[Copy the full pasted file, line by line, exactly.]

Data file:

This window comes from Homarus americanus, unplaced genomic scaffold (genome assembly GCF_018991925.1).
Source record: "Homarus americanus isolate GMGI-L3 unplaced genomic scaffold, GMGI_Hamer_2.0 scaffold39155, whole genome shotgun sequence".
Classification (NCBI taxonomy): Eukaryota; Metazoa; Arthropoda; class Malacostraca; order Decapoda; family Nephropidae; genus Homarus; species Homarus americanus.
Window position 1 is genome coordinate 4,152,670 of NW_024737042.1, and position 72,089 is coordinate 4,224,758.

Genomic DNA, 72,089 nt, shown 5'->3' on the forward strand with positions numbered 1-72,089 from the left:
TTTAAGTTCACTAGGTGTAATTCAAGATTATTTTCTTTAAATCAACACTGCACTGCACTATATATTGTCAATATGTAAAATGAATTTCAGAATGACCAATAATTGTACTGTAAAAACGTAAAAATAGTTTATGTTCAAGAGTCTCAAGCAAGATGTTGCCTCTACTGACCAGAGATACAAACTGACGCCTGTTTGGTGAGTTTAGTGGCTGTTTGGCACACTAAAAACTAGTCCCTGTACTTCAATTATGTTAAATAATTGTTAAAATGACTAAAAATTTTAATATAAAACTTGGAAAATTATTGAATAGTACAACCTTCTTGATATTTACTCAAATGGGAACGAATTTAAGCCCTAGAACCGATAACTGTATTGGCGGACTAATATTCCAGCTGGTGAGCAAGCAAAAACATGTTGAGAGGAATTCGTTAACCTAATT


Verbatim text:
This window comes from Homarus americanus, unplaced genomic scaffold (genome assembly GCF_018991925.1).
Source record: "Homarus americanus isolate GMGI-L3 unplaced genomic scaffold, GMGI_Hamer_2.0 scaffold39155, whole genome shotgun sequence".
Classification (NCBI taxonomy): Eukaryota; Metazoa; Arthropoda; class Malacostraca; order Decapoda; family Nephropidae; genus Homarus; species Homarus americanus.
Window position 1 is genome coordinate 4,152,670 of NW_024737042.1, and position 72,089 is coordinate 4,224,758.

Genomic DNA, 72,089 nt, shown 5'->3' on the forward strand with positions numbered 1-72,089 from the left:
TTTAAGTTCACTAGGTGTAATTCAAGATTATTTTCTTTAAATCAACACTGCACTGCACTATATATTGTCAATATGTAAAATGAATTTCAGAATGACCAATAATTGTACTGTAAAAACGTAAAAATAGTTTATGTTCAAGAGTCTCAAGCAAGATGTTGCCTCTACTGACCAGAGATACAAACTGACGCCTGTTTGGTGAGTTTAGTGGCTGTTTGGCACACTAAAAACTAGTCCCTGTACTTCAATTATGTTAAATAATTGTTAAAATGACTAAAAATTTTAATATAAAACTTGGAAAATTATTGAATAGTACAACCTTCTTGATATTTACTCAAATGGGAACGAATTTAAGCCCTAGAACCGATAACTGTATTGGCGGACTAATATTCCAGCTGGTGAGCAAGCAAAAACATGTTGAGAGGAATTCGTTAACCTAATT